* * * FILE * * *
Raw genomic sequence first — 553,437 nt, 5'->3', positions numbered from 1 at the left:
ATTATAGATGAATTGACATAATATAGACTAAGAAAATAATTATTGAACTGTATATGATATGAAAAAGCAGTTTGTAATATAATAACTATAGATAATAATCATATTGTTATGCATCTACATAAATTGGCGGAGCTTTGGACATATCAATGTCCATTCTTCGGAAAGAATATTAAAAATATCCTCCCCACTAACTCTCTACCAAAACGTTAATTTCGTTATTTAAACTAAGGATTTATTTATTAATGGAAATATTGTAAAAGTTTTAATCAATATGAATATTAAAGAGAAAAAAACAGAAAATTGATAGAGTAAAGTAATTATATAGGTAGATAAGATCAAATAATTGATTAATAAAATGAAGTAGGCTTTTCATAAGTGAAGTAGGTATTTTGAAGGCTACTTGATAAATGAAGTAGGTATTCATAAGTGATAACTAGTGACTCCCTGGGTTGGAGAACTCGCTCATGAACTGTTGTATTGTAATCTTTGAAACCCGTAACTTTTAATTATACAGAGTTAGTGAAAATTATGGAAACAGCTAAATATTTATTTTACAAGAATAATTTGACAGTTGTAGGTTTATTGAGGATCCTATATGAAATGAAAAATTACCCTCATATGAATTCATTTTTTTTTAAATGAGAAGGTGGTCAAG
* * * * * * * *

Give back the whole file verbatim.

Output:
Raw genomic sequence first — 553,437 nt, 5'->3', positions numbered from 1 at the left:
ATTATAGATGAATTGACATAATATAGACTAAGAAAATAATTATTGAACTGTATATGATATGAAAAAGCAGTTTGTAATATAATAACTATAGATAATAATCATATTGTTATGCATCTACATAAATTGGCGGAGCTTTGGACATATCAATGTCCATTCTTCGGAAAGAATATTAAAAATATCCTCCCCACTAACTCTCTACCAAAACGTTAATTTCGTTATTTAAACTAAGGATTTATTTATTAATGGAAATATTGTAAAAGTTTTAATCAATATGAATATTAAAGAGAAAAAAACAGAAAATTGATAGAGTAAAGTAATTATATAGGTAGATAAGATCAAATAATTGATTAATAAAATGAAGTAGGCTTTTCATAAGTGAAGTAGGTATTTTGAAGGCTACTTGATAAATGAAGTAGGTATTCATAAGTGATAACTAGTGACTCCCTGGGTTGGAGAACTCGCTCATGAACTGTTGTATTGTAATCTTTGAAACCCGTAACTTTTAATTATACAGAGTTAGTGAAAATTATGGAAACAGCTAAATATTTATTTTACAAGAATAATTTGACAGTTGTAGGTTTATTGAGGATCCTATATGAAATGAAAAATTACCCTCATATGAATTCATTTTTTTTTAAATGAGAAGGTGGTCAAG